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Man in the Mirror, part 2

The traditionally working-class experience - of life being encompassed by rigid local boundaries - would turn Caine into a human stick of rock with 'London' stamped right through. This would become the hallmark of his acting style and the mythology that has grown around him - the home-grown glamour of the ordinary bloke, with just a faint whiff of the underworld. But in The Ipcress File (1965), Agent Courtenay's assessment of Caine's character, Harry Palmer, could be seen to describe the actor himself: 'You're not the tearaway they think you are. You also like books, music, fine cooking . . .'

'That fairly summed me up, that did,' says Caine. 'And it's quite strange, really, cos obviously Len Deighton didn't know me when he wrote the book of The Ipcress File. I can play the tearaway, but I don't think you become an actor in the first place if you have a tearaway mentality. You must be more sensitive than that. Also, like in my own case, even though the Elephant & Castle in the Fifties was extremely rough, I was a big movie buff. I spent all my time in the cinema. I didn't spend my time on the streets. I'd been taken off the streets by a guy called Reverend Butterworth, who had this youth club called Clubland, and that's where I started acting - cos I joined the amateur dramatics. So I was different from the cockney tearaway, but I can quickly revert to it - usually as a self-defence mechanism.'

Clubland - where Maurice Micklewhite gave his first public performance, as a robot in Capek's political allegory, Rossum's Universal Robots - gave Caine his first sense that acting might save him from terminal drudgery. But from the very beginning, Caine's desire was to be a movie actor - in the classic, big budget, Hollywood sense. And, in perfect biopic fashion, as recounted in William Hall's authorised biography Raising Caine, he decided upon his screen name one August day in 1954, having glimpsed the sign for The Caine Mutiny above the Leicester Square Odeon from a coffee bar.

By this time, he had managed to get some stage-work, serving as an electrician at the Horsham Repertory Company, then at the Lowestoft Theatre, where he met his first wife. His new name would be credited for his first walk-on part in a TV play, Joan Of Arc. But Caine's particular presence as an actor would require the big screen - his first love - to catch the quality of understatement that was vital to his magnetism, and to his manipulation of ordinariness which, paradoxically, would make his style unique to the point of self-caricature.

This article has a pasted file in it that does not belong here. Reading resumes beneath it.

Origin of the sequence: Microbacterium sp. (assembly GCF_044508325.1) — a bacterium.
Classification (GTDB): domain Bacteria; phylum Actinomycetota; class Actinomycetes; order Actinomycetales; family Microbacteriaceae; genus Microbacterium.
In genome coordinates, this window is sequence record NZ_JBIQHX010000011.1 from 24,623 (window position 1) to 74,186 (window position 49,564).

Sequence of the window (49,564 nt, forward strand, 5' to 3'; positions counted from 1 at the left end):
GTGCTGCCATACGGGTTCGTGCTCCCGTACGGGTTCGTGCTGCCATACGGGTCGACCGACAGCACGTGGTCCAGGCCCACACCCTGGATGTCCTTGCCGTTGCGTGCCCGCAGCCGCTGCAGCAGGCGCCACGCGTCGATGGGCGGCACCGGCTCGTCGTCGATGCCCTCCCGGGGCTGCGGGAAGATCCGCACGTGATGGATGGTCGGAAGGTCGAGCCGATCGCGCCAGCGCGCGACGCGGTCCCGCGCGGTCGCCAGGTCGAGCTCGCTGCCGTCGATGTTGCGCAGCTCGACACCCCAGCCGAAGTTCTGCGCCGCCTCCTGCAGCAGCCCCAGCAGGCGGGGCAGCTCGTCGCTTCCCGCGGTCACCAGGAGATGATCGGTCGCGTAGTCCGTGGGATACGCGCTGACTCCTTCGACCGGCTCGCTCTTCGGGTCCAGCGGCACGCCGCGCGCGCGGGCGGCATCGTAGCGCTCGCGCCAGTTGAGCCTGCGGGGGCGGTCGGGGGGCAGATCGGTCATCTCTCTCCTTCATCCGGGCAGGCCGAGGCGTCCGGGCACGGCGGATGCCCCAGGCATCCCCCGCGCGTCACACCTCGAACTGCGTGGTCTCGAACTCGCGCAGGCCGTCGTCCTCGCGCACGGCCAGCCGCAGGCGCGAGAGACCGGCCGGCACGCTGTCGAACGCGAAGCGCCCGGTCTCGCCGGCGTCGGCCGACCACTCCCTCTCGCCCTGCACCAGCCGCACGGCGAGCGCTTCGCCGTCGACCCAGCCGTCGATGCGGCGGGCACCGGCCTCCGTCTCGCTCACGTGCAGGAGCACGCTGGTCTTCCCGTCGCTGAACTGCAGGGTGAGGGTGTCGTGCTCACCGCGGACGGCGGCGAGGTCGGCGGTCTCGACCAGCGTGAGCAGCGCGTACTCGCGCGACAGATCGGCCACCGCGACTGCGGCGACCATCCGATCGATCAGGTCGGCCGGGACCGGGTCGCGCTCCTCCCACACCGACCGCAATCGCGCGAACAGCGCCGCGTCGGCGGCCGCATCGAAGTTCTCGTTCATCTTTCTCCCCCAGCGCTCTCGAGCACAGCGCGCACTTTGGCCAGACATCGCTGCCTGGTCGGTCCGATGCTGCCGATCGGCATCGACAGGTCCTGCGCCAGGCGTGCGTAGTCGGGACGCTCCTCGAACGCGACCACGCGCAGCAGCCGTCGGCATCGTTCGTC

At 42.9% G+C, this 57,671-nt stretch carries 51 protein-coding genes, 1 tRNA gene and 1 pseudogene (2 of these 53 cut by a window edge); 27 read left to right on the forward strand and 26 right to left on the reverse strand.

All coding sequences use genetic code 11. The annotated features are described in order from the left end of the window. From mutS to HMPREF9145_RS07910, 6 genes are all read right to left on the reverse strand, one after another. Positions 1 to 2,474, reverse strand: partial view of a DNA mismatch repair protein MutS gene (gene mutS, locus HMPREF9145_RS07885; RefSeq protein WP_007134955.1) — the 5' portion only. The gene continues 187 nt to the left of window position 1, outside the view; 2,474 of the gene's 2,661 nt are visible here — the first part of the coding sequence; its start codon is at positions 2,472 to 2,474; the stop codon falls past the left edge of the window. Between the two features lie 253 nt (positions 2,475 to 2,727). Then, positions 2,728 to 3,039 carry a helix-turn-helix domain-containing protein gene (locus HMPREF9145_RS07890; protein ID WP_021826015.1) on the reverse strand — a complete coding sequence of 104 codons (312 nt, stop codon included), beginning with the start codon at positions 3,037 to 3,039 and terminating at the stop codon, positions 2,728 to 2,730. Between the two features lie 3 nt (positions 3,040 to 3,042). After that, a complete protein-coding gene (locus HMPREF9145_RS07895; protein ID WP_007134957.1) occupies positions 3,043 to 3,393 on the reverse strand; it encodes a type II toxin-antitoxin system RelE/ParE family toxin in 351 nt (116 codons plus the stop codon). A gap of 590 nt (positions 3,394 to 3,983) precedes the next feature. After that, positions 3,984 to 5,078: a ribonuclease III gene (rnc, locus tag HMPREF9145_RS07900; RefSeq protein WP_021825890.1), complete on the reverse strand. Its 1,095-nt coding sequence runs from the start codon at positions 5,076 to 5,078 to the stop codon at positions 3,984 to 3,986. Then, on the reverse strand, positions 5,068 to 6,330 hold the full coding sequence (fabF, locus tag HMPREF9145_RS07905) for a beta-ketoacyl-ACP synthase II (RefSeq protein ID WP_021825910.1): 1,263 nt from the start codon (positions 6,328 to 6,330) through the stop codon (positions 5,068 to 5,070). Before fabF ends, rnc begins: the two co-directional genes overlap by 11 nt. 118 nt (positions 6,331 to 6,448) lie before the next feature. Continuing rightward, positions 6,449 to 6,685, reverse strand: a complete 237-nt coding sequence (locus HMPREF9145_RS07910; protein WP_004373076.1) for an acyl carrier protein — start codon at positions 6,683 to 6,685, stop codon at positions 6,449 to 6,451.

'I always had the view of movie acting per se as being different from theatre acting. I thought theatre acting was what I'd call real acting - acting that you can see. In the theatre, if you can see the wheels and the mechanism of the acting, that's brilliant - and the more you see it, the better. In the movies, it's the opposite. Movie acting is behaviour and reacting. In the theatre, you know it's a cardboard tree because it wobbles when they slam the door; in the movies, it's a real tree, and you've got to be a real person. People think that's easy, you see, and they say you're just playing yourself. No one plays himself! In a movie, with 67 guys standing around looking at you with their arms folded, or picking their noses, with fags in their mouths, when you're doing romance or comedy at 8.30 on a wet Monday morning, you're not playing yourself!

'With me, I've always tried to seem like a real person. In the early days, I used to get asked, 'What sort of actor are you?', and I'd tell them that most actors held up pictures for you, but that my acting fails if you don't believe you're looking in a mirror. I hold up a mirror and I say, 'This is you, not me.' Which is why in the street I'm not regarded as some great unapproachable movie star - people think they know me. Of course, it can be a bit self-defeating, because people always think you're playing yourself. My God! If only I knew who myself really was, I'd play him! To the hilt. But you never know who you are, not really.'

Caine's big break came in 1963, when he scored a critical triumph playing, ironically, the decidedly upper-class Lieutenant Gonville Bromhead, of the South Wales Borderers, in Zulu, Cy Endfield's epic reconstruction of the British defence of Rorke's Drift in 1879. The celebrity rollercoaster of London in the Sixties - a much-mythologised combination of time and place that Caine came to personify - began for him with the success of this role. Caine was very much a product of the now determinedly smart, working-class aristocracy, along with David Bailey, Terence Stamp and Richard Harris, whose suits, cars, addresses and girlfriends had to be of the highest quality.

This article by Michael Bracewell appeared in The Guardian Online on 8 February 1997, and, as such, is © copyright Michael Bracewell/Guardian Media Group.


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